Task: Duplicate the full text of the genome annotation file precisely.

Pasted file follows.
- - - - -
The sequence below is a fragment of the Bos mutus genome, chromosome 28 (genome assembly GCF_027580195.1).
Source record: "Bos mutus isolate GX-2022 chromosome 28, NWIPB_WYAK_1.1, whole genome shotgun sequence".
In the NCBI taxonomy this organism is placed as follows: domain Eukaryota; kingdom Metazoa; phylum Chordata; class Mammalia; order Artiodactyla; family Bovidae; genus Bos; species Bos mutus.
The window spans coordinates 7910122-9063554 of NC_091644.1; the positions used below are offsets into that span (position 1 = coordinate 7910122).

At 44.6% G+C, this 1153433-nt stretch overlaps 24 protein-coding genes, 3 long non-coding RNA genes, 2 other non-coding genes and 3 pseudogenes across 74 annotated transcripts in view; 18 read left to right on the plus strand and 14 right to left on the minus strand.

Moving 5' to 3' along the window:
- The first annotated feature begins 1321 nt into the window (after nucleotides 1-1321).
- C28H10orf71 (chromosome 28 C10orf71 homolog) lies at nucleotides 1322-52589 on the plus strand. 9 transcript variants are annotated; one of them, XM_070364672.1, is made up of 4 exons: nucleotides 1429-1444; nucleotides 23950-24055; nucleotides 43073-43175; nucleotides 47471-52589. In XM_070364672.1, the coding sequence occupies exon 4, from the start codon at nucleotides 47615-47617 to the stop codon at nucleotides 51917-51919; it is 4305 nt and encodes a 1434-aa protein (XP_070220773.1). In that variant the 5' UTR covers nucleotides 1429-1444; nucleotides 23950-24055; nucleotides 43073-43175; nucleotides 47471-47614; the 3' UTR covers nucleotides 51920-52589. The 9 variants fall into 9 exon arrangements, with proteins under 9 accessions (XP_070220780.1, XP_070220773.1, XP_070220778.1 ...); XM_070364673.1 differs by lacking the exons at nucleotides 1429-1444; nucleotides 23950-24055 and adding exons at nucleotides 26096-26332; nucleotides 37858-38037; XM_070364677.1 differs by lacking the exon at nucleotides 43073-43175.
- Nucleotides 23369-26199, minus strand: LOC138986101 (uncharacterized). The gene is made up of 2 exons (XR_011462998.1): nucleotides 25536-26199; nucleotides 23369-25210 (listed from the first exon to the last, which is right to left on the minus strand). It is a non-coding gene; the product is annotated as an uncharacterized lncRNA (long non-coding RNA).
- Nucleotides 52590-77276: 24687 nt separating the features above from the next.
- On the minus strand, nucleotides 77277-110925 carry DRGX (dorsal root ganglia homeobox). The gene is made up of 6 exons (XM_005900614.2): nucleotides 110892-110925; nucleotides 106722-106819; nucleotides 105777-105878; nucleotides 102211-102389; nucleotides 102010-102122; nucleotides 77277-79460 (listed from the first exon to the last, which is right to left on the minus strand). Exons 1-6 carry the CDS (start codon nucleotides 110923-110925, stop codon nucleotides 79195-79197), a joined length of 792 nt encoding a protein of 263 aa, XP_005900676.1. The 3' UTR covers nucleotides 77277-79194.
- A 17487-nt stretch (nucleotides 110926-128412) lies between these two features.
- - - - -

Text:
The sequence below is a fragment of the Bos mutus genome, chromosome 28 (genome assembly GCF_027580195.1).
Source record: "Bos mutus isolate GX-2022 chromosome 28, NWIPB_WYAK_1.1, whole genome shotgun sequence".
In the NCBI taxonomy this organism is placed as follows: domain Eukaryota; kingdom Metazoa; phylum Chordata; class Mammalia; order Artiodactyla; family Bovidae; genus Bos; species Bos mutus.
The window spans coordinates 7910122-9063554 of NC_091644.1; the positions used below are offsets into that span (position 1 = coordinate 7910122).

At 44.6% G+C, this 1153433-nt stretch overlaps 24 protein-coding genes, 3 long non-coding RNA genes, 2 other non-coding genes and 3 pseudogenes across 74 annotated transcripts in view; 18 read left to right on the plus strand and 14 right to left on the minus strand.

Moving 5' to 3' along the window:
- The first annotated feature begins 1321 nt into the window (after nucleotides 1-1321).
- C28H10orf71 (chromosome 28 C10orf71 homolog) lies at nucleotides 1322-52589 on the plus strand. 9 transcript variants are annotated; one of them, XM_070364672.1, is made up of 4 exons: nucleotides 1429-1444; nucleotides 23950-24055; nucleotides 43073-43175; nucleotides 47471-52589. In XM_070364672.1, the coding sequence occupies exon 4, from the start codon at nucleotides 47615-47617 to the stop codon at nucleotides 51917-51919; it is 4305 nt and encodes a 1434-aa protein (XP_070220773.1). In that variant the 5' UTR covers nucleotides 1429-1444; nucleotides 23950-24055; nucleotides 43073-43175; nucleotides 47471-47614; the 3' UTR covers nucleotides 51920-52589. The 9 variants fall into 9 exon arrangements, with proteins under 9 accessions (XP_070220780.1, XP_070220773.1, XP_070220778.1 ...); XM_070364673.1 differs by lacking the exons at nucleotides 1429-1444; nucleotides 23950-24055 and adding exons at nucleotides 26096-26332; nucleotides 37858-38037; XM_070364677.1 differs by lacking the exon at nucleotides 43073-43175.
- Nucleotides 23369-26199, minus strand: LOC138986101 (uncharacterized). The gene is made up of 2 exons (XR_011462998.1): nucleotides 25536-26199; nucleotides 23369-25210 (listed from the first exon to the last, which is right to left on the minus strand). It is a non-coding gene; the product is annotated as an uncharacterized lncRNA (long non-coding RNA).
- Nucleotides 52590-77276: 24687 nt separating the features above from the next.
- On the minus strand, nucleotides 77277-110925 carry DRGX (dorsal root ganglia homeobox). The gene is made up of 6 exons (XM_005900614.2): nucleotides 110892-110925; nucleotides 106722-106819; nucleotides 105777-105878; nucleotides 102211-102389; nucleotides 102010-102122; nucleotides 77277-79460 (listed from the first exon to the last, which is right to left on the minus strand). Exons 1-6 carry the CDS (start codon nucleotides 110923-110925, stop codon nucleotides 79195-79197), a joined length of 792 nt encoding a protein of 263 aa, XP_005900676.1. The 3' UTR covers nucleotides 77277-79194.
- A 17487-nt stretch (nucleotides 110926-128412) lies between these two features.